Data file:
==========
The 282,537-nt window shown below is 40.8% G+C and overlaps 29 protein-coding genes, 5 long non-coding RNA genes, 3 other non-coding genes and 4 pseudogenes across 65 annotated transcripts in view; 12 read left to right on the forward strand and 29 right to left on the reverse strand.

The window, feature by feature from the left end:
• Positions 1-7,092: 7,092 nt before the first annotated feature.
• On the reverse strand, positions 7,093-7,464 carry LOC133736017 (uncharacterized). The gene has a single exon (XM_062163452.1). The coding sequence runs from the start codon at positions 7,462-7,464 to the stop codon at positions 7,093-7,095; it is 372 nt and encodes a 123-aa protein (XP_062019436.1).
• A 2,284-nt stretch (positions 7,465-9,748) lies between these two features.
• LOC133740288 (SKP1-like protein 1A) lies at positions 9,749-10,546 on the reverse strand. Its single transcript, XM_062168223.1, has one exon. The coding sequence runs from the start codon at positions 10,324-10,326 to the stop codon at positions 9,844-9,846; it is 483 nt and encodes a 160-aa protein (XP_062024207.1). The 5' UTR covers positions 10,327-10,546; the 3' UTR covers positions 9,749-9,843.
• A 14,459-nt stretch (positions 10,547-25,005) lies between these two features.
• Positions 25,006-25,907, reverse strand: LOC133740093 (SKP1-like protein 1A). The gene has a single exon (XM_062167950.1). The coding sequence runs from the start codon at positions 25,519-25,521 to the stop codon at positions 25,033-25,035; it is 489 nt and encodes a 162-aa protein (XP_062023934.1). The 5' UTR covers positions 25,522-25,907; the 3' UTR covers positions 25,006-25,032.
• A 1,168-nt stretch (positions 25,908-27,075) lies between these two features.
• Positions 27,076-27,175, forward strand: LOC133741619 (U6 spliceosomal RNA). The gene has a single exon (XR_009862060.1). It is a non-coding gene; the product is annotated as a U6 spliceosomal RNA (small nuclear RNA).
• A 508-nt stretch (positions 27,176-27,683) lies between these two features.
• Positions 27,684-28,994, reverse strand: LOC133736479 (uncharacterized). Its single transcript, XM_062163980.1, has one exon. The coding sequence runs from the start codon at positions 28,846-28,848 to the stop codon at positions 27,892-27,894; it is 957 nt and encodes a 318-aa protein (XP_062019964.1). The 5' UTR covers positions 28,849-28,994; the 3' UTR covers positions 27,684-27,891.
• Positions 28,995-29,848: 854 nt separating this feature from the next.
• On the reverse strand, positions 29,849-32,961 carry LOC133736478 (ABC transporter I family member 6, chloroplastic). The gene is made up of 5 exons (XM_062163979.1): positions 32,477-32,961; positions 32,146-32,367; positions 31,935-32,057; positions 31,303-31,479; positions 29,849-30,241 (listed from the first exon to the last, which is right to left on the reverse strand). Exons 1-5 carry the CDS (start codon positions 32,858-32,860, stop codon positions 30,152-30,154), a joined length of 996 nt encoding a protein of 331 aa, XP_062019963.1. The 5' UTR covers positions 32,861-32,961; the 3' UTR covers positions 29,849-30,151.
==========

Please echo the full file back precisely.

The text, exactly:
The 282,537-nt window shown below is 40.8% G+C and overlaps 29 protein-coding genes, 5 long non-coding RNA genes, 3 other non-coding genes and 4 pseudogenes across 65 annotated transcripts in view; 12 read left to right on the forward strand and 29 right to left on the reverse strand.

The window, feature by feature from the left end:
• Positions 1-7,092: 7,092 nt before the first annotated feature.
• On the reverse strand, positions 7,093-7,464 carry LOC133736017 (uncharacterized). The gene has a single exon (XM_062163452.1). The coding sequence runs from the start codon at positions 7,462-7,464 to the stop codon at positions 7,093-7,095; it is 372 nt and encodes a 123-aa protein (XP_062019436.1).
• A 2,284-nt stretch (positions 7,465-9,748) lies between these two features.
• LOC133740288 (SKP1-like protein 1A) lies at positions 9,749-10,546 on the reverse strand. Its single transcript, XM_062168223.1, has one exon. The coding sequence runs from the start codon at positions 10,324-10,326 to the stop codon at positions 9,844-9,846; it is 483 nt and encodes a 160-aa protein (XP_062024207.1). The 5' UTR covers positions 10,327-10,546; the 3' UTR covers positions 9,749-9,843.
• A 14,459-nt stretch (positions 10,547-25,005) lies between these two features.
• Positions 25,006-25,907, reverse strand: LOC133740093 (SKP1-like protein 1A). The gene has a single exon (XM_062167950.1). The coding sequence runs from the start codon at positions 25,519-25,521 to the stop codon at positions 25,033-25,035; it is 489 nt and encodes a 162-aa protein (XP_062023934.1). The 5' UTR covers positions 25,522-25,907; the 3' UTR covers positions 25,006-25,032.
• A 1,168-nt stretch (positions 25,908-27,075) lies between these two features.
• Positions 27,076-27,175, forward strand: LOC133741619 (U6 spliceosomal RNA). The gene has a single exon (XR_009862060.1). It is a non-coding gene; the product is annotated as a U6 spliceosomal RNA (small nuclear RNA).
• A 508-nt stretch (positions 27,176-27,683) lies between these two features.
• Positions 27,684-28,994, reverse strand: LOC133736479 (uncharacterized). Its single transcript, XM_062163980.1, has one exon. The coding sequence runs from the start codon at positions 28,846-28,848 to the stop codon at positions 27,892-27,894; it is 957 nt and encodes a 318-aa protein (XP_062019964.1). The 5' UTR covers positions 28,849-28,994; the 3' UTR covers positions 27,684-27,891.
• Positions 28,995-29,848: 854 nt separating this feature from the next.
• On the reverse strand, positions 29,849-32,961 carry LOC133736478 (ABC transporter I family member 6, chloroplastic). The gene is made up of 5 exons (XM_062163979.1): positions 32,477-32,961; positions 32,146-32,367; positions 31,935-32,057; positions 31,303-31,479; positions 29,849-30,241 (listed from the first exon to the last, which is right to left on the reverse strand). Exons 1-5 carry the CDS (start codon positions 32,858-32,860, stop codon positions 30,152-30,154), a joined length of 996 nt encoding a protein of 331 aa, XP_062019963.1. The 5' UTR covers positions 32,861-32,961; the 3' UTR covers positions 29,849-30,151.